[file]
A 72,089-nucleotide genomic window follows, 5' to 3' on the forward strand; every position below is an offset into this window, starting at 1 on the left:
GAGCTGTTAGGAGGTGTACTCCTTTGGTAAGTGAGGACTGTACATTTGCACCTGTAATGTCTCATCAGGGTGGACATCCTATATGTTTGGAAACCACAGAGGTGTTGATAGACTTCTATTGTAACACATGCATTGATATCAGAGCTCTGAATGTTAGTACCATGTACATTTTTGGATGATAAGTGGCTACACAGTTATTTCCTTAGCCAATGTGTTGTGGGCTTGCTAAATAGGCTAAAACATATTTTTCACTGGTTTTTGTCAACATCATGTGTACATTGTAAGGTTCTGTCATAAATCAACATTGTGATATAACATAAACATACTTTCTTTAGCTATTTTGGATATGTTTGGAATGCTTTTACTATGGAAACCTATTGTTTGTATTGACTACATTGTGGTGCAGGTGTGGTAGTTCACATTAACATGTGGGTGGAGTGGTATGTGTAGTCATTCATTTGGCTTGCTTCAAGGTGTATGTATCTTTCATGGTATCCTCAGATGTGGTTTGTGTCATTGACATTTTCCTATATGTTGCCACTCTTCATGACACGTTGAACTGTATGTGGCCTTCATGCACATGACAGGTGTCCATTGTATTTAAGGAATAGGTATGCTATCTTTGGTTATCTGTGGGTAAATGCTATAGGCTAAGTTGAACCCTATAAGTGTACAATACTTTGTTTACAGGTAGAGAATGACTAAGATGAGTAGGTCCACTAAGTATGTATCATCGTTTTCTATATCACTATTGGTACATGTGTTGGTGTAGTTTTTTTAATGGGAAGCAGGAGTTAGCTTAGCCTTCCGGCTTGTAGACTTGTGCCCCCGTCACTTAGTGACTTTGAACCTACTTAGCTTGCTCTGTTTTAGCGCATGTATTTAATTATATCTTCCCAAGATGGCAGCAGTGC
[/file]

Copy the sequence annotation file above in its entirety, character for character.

A 72,089-nucleotide genomic window follows, 5' to 3' on the forward strand; every position below is an offset into this window, starting at 1 on the left:
GAGCTGTTAGGAGGTGTACTCCTTTGGTAAGTGAGGACTGTACATTTGCACCTGTAATGTCTCATCAGGGTGGACATCCTATATGTTTGGAAACCACAGAGGTGTTGATAGACTTCTATTGTAACACATGCATTGATATCAGAGCTCTGAATGTTAGTACCATGTACATTTTTGGATGATAAGTGGCTACACAGTTATTTCCTTAGCCAATGTGTTGTGGGCTTGCTAAATAGGCTAAAACATATTTTTCACTGGTTTTTGTCAACATCATGTGTACATTGTAAGGTTCTGTCATAAATCAACATTGTGATATAACATAAACATACTTTCTTTAGCTATTTTGGATATGTTTGGAATGCTTTTACTATGGAAACCTATTGTTTGTATTGACTACATTGTGGTGCAGGTGTGGTAGTTCACATTAACATGTGGGTGGAGTGGTATGTGTAGTCATTCATTTGGCTTGCTTCAAGGTGTATGTATCTTTCATGGTATCCTCAGATGTGGTTTGTGTCATTGACATTTTCCTATATGTTGCCACTCTTCATGACACGTTGAACTGTATGTGGCCTTCATGCACATGACAGGTGTCCATTGTATTTAAGGAATAGGTATGCTATCTTTGGTTATCTGTGGGTAAATGCTATAGGCTAAGTTGAACCCTATAAGTGTACAATACTTTGTTTACAGGTAGAGAATGACTAAGATGAGTAGGTCCACTAAGTATGTATCATCGTTTTCTATATCACTATTGGTACATGTGTTGGTGTAGTTTTTTTAATGGGAAGCAGGAGTTAGCTTAGCCTTCCGGCTTGTAGACTTGTGCCCCCGTCACTTAGTGACTTTGAACCTACTTAGCTTGCTCTGTTTTAGCGCATGTATTTAATTATATCTTCCCAAGATGGCAGCAGTGC